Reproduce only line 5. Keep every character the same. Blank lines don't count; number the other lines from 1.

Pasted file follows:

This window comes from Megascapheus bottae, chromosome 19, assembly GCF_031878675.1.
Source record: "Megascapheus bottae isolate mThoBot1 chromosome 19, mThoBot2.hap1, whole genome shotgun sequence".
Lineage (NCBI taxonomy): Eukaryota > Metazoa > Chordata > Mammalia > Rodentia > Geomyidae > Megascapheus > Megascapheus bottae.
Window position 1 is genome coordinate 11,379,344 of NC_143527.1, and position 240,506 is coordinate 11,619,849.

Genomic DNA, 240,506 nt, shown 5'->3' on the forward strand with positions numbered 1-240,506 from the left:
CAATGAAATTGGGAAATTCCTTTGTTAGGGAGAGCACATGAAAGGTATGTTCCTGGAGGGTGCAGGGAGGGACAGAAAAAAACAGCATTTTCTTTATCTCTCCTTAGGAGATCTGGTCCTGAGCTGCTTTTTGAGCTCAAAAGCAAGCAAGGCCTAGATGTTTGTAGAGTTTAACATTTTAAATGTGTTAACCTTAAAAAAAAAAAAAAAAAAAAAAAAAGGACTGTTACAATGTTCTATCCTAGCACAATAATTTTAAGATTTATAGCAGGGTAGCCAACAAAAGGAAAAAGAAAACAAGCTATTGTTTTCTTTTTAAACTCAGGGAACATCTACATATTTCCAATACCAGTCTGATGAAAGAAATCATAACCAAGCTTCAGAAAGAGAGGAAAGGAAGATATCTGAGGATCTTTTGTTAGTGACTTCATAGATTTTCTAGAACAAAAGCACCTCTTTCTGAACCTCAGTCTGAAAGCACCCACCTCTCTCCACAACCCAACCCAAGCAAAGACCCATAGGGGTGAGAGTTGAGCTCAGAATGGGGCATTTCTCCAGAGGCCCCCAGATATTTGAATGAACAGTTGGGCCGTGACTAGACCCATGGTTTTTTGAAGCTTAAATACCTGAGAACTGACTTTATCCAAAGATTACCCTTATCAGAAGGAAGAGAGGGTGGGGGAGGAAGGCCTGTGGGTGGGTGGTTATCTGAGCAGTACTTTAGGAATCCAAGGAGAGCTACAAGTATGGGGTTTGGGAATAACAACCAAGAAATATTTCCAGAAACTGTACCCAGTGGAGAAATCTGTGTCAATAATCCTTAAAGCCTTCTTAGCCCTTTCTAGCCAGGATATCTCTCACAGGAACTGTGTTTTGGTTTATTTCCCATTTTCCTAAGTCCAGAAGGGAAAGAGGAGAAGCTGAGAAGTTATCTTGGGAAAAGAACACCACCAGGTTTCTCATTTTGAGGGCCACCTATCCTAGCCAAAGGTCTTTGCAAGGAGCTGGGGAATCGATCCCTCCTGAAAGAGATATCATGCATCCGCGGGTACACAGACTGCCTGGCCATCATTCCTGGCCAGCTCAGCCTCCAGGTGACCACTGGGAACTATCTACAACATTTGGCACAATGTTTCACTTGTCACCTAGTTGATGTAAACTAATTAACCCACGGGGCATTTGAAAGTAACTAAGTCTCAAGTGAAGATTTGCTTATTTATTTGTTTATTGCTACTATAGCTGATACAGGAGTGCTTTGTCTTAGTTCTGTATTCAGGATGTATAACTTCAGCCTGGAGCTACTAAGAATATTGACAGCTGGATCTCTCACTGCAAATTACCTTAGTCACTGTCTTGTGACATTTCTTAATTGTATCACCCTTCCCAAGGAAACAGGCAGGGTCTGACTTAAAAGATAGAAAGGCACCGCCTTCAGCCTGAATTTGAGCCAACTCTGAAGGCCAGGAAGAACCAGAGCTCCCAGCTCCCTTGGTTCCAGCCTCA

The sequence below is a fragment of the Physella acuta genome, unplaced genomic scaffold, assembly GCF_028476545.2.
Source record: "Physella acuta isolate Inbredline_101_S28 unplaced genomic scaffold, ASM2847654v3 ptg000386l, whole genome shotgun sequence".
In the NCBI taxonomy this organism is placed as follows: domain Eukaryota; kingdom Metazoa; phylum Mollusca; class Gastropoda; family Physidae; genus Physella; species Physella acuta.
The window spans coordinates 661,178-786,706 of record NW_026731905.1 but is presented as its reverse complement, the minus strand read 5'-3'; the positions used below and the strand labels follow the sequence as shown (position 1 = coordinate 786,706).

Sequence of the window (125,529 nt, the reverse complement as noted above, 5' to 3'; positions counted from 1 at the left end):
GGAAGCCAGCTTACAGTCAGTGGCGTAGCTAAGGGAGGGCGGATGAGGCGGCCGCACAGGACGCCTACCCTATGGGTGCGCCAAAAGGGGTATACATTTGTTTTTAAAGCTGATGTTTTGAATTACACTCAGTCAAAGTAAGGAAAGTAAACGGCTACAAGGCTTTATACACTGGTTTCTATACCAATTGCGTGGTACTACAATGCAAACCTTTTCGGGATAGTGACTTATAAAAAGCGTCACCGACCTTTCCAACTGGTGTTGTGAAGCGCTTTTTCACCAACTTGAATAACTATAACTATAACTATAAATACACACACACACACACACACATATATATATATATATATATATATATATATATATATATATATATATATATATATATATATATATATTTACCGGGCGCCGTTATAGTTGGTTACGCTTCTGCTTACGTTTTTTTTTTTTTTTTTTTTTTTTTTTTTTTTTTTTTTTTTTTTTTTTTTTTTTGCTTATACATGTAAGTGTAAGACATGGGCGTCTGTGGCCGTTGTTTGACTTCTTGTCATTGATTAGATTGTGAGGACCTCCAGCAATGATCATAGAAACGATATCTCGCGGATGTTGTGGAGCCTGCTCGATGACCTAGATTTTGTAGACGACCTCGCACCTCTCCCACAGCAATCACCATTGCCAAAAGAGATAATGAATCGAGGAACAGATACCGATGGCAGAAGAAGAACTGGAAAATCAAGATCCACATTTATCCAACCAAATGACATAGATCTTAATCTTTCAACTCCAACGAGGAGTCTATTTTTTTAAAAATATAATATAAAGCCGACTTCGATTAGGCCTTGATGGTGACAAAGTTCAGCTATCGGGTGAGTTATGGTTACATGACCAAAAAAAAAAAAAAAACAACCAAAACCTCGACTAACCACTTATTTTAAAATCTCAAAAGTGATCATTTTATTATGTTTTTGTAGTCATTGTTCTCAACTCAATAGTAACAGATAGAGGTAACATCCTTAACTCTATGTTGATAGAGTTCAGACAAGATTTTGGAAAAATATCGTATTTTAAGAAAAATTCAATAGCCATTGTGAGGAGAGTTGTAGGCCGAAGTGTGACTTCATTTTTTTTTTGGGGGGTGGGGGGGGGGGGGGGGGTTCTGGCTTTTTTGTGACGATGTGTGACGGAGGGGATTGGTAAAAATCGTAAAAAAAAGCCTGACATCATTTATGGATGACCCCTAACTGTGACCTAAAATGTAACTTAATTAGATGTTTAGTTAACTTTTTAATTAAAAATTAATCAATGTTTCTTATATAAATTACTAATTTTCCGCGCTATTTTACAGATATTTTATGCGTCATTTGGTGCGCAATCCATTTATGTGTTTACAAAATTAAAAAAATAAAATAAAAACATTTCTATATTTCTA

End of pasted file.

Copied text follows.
Genomic DNA, 240,506 nt, shown 5'->3' on the forward strand with positions numbered 1-240,506 from the left: